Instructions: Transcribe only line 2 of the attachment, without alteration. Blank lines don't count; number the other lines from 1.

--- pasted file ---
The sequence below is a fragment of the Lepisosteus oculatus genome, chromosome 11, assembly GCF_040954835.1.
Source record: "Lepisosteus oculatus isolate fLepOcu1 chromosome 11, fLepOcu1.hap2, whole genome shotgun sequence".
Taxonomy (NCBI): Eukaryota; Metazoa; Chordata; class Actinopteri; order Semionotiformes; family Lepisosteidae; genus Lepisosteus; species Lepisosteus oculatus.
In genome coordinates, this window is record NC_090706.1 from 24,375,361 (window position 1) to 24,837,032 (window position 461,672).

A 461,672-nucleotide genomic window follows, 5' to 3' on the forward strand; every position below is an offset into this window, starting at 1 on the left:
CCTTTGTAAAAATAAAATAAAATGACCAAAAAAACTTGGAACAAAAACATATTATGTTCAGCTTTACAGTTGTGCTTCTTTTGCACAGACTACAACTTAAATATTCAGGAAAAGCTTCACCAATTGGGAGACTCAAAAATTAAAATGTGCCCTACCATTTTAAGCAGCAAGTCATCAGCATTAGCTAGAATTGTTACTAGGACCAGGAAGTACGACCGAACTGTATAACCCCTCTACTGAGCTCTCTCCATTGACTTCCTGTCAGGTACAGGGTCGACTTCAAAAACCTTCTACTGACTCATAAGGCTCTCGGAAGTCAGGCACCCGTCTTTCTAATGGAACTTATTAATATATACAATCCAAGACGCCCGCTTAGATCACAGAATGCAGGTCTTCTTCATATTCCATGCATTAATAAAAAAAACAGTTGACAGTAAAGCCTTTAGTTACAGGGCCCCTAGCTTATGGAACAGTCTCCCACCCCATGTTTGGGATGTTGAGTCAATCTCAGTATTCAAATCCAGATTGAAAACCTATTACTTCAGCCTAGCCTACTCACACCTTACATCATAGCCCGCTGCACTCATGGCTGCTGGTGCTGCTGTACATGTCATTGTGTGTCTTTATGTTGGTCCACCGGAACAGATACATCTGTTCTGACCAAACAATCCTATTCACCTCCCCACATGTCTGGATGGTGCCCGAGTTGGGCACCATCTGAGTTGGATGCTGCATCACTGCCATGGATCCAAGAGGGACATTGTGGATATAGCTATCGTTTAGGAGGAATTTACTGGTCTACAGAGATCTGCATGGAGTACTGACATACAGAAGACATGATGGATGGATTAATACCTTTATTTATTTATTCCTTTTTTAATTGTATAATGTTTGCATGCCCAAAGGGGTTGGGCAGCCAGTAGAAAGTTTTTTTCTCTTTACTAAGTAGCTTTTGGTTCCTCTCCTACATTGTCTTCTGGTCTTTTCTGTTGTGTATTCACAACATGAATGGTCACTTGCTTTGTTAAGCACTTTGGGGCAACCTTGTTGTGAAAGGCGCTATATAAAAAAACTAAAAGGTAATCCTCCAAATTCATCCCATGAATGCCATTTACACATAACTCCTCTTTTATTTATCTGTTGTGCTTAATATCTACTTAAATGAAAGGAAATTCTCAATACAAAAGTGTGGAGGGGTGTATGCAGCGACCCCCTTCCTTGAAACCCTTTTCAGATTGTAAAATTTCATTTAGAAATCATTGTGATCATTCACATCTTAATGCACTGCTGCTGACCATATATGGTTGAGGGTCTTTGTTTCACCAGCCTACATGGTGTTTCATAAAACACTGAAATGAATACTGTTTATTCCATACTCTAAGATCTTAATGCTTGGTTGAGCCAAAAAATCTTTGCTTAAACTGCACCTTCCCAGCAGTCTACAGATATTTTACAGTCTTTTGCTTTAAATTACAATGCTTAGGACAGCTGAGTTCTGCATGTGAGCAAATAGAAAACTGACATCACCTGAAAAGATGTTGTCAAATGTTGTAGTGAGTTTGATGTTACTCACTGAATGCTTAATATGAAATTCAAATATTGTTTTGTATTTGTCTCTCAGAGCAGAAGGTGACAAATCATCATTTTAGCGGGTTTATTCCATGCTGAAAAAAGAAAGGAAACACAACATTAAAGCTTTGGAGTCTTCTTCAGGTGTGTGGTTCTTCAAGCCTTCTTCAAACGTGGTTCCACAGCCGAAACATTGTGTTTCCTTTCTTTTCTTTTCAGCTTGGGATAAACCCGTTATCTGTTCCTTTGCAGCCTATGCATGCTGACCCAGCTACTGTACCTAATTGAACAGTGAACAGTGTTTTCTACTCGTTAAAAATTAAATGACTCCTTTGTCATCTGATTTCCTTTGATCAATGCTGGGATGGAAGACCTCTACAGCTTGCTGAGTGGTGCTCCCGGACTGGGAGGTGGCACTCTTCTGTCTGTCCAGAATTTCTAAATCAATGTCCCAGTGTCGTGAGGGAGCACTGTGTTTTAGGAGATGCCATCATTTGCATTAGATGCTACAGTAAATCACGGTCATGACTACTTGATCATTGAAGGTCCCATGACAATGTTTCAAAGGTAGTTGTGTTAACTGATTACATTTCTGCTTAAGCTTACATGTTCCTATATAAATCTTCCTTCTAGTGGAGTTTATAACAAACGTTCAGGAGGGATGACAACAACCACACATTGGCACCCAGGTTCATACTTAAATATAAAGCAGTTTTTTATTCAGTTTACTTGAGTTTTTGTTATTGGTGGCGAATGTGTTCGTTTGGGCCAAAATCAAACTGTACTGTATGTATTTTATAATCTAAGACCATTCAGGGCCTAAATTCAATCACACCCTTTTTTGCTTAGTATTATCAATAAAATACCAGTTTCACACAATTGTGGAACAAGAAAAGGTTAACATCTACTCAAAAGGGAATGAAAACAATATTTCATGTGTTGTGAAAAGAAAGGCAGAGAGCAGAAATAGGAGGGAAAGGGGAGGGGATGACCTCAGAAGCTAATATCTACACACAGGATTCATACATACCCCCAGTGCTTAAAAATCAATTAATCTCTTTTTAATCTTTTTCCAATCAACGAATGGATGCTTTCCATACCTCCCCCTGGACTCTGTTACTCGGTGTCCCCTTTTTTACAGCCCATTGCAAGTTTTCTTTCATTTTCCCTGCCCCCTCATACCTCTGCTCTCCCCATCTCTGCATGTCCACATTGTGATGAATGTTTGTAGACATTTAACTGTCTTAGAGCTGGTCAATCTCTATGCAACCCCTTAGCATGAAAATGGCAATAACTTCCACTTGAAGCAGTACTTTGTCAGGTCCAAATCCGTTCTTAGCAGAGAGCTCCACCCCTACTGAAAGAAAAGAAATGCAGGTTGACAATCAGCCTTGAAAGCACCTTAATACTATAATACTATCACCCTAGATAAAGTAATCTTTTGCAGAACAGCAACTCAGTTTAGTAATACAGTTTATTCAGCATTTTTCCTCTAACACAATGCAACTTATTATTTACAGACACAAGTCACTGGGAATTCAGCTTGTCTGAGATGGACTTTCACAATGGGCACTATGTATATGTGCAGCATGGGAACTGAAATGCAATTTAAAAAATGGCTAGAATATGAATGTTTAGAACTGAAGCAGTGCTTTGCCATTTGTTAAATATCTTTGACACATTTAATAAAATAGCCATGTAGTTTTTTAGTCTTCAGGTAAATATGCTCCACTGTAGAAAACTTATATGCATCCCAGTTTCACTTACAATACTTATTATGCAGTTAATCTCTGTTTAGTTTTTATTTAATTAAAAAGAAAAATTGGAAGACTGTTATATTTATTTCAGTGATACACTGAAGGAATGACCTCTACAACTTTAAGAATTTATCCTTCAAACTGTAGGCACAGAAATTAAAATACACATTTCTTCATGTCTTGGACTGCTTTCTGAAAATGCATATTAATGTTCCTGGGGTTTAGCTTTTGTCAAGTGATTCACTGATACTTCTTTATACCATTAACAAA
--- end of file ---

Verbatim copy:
Source record: "Lepisosteus oculatus isolate fLepOcu1 chromosome 11, fLepOcu1.hap2, whole genome shotgun sequence".